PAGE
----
Finding my current position with the Ariel Recovery Group has truly filled a void and brought fulfillment back into my professional life.”
Our conversation continued, and I decided to cross the bridge of PTS and ask if he had any challenges with it. Seth’s response was very candid.
I do. Triggers hit us all differently, and I do not use any PTS as an excuse for behaviors and dislike any victim mentalities. I knew what I was signing up for — volunteered. My triggers are centered around emotional numbness and past alcohol consumption. Deployments and crazy schedules, once you get home from deployments to keep you proficient for your next deployment date (that you sometimes knew before your current deployment was even complete), is a hard pace for someone who is struggling with PTS, mental or financial issues or adjusting to a divorce. And we do not want to miss the next deployment, so we underplay injuries so that we can go do our jobs when we are counted on.
I try to focus on “what is real” to power through. My amazing wife Jenna taught me that phrase and has provided me with a far better understanding of trauma and trauma-related responses than I had before. Living with PTS is very doable; you are newlywed with a new RIGHT job and thriving just proves you can succeed. You just have to keep the never-quit mentality and keep doing the work.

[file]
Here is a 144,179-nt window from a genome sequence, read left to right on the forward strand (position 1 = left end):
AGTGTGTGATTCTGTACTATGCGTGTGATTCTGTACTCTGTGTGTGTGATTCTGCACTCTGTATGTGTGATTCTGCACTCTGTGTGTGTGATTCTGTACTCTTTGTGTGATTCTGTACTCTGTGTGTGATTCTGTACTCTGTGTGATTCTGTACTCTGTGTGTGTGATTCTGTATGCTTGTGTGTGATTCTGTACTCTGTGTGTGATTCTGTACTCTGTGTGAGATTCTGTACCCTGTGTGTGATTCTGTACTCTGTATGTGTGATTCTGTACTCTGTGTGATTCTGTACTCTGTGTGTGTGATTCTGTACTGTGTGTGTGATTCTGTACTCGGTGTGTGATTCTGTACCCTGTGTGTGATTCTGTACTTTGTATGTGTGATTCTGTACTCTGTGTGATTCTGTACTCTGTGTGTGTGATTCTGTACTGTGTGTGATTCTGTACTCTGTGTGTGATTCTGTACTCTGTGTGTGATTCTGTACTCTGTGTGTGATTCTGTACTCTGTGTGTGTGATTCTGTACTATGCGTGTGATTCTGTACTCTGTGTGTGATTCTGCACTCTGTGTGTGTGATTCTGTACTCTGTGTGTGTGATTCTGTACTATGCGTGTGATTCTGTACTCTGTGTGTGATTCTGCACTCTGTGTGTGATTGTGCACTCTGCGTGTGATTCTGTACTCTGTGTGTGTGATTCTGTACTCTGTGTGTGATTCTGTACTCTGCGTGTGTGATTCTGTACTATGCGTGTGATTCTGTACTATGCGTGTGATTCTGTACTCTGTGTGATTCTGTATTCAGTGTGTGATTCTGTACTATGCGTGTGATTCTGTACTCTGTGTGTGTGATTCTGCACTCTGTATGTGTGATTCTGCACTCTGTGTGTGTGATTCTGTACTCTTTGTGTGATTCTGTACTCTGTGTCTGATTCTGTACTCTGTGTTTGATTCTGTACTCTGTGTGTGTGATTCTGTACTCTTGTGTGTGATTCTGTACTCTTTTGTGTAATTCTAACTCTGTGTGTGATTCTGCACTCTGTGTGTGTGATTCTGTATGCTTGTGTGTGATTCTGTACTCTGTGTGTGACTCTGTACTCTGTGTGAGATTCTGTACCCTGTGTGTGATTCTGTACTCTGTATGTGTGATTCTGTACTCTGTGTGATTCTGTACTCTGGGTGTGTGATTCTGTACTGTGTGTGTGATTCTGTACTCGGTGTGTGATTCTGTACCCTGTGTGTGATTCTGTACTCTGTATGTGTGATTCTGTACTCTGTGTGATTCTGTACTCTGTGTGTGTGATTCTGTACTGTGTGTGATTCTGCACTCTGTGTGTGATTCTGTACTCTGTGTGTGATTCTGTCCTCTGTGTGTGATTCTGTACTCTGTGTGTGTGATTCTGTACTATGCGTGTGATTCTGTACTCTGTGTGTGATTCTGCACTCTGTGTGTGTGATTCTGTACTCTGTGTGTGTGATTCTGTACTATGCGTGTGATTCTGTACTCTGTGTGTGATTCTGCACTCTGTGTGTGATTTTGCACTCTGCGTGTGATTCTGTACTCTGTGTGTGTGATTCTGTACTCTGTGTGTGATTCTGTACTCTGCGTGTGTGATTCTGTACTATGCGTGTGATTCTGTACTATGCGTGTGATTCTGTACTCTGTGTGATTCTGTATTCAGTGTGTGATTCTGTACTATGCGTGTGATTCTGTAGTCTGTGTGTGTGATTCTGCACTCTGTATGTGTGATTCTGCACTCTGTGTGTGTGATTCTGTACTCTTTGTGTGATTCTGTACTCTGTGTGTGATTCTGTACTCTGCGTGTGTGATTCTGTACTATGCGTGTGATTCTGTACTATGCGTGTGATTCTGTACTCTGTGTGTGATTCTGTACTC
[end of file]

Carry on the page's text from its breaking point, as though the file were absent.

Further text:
Now to Ukraine, how did you get there? Please tell me about the Ariel Recovery Group.
Aerial Recovery Group is comprised primarily of retired or separated special operations vets who are highly skilled, trained and have the outside-of-the-box mindset to rapidly deploy into sometimes very dynamic situations and be the ultimate humanitarian operators to deploy at a moment’s notice. We deployed to natural disasters like the earthquakes in Haiti last year, the flash flood in Waverly, Tenn., Hurricane Ida, the tornadoes in Mayfield, Ky. and anything we had the bandwidth to respond to.
We also respond to manmade disasters like the Afghanistan crisis that occurred late summer last year (we were very involved) and Ukraine. I’m currently back for my second deployment to rescue orphans and refugees from areas under attack and evacuate them into safe zones in the country where we can keep them secure and move them again quickly if the ground situation changes drastically from where it currently is.